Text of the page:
|Test Firing at Marshall Center Will Be Heard in Huntsville Thursday, Feb. 16||
Marshall Space Flight Center, Huntsville, Ala.
News Release: 06-024
It won't be as loud as a space shuttle launch, but area residents can expect a loud noise around 2:30 p.m. CST Thursday, Feb. 16, when a scaled-down solid rocket test motor is fired at NASA's Marshall Space Flight Center in Huntsville, Ala. The static, or stationary, firing of the test motor will be audible for about 19 seconds, and will sound similar to a low-flying aircraft.
Firing the 252-inch test motor will help engineers evaluate the performance of insulation material in the shuttle solid rocket motor. The test motor -- about 2 feet in diameter -- will be fired in a horizontal position. The propellant chamber temperature will reach the same temperature as a motor during a shuttle launch -- 5,630 degrees Fahrenheit -- but insulation materials keep the motor casing cool.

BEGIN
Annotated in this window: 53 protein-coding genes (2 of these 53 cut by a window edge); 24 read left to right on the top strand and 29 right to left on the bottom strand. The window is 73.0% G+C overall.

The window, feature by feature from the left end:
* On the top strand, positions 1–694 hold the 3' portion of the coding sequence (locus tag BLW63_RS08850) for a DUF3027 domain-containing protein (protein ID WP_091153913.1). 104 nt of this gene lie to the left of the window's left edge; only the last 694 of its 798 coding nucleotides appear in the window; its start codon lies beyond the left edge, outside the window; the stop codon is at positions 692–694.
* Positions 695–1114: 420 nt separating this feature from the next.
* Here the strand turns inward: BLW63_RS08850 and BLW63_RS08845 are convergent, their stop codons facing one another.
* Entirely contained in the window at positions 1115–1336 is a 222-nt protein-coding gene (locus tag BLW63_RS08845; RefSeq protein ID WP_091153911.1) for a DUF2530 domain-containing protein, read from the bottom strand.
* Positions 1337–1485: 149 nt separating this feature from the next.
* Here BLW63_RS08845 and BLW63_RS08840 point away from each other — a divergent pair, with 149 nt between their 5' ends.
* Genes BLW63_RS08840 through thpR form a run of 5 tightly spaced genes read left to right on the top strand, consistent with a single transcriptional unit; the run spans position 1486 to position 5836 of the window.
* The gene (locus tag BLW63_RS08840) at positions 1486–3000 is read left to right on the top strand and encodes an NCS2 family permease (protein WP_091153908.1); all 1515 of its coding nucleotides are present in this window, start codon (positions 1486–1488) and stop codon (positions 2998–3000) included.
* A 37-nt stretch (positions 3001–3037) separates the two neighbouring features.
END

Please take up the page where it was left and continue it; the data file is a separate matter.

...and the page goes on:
Testing subscale versions of the shuttle's solid rocket motor is a quick, low-cost way to determine the performance of new materials and instrumentation. The test is part of an ongoing effort to verify components, materials and manufacturing processes required by the Space Shuttle Program and the Marshall Center's Reusable Solid Rocket Motor Project Office.
The shuttle's reusable solid rocket motor is the largest solid rocket motor ever flown and the first designed for reuse. Each shuttle launch requires the boost of two reusable solid rocket motors to lift the 4.5-million-pound shuttle vehicle. During space shuttle flights, solid rocket motors provide 80 percent of the thrust during the first two minutes of flight. Each motor generates an average thrust of 2.6 million pounds.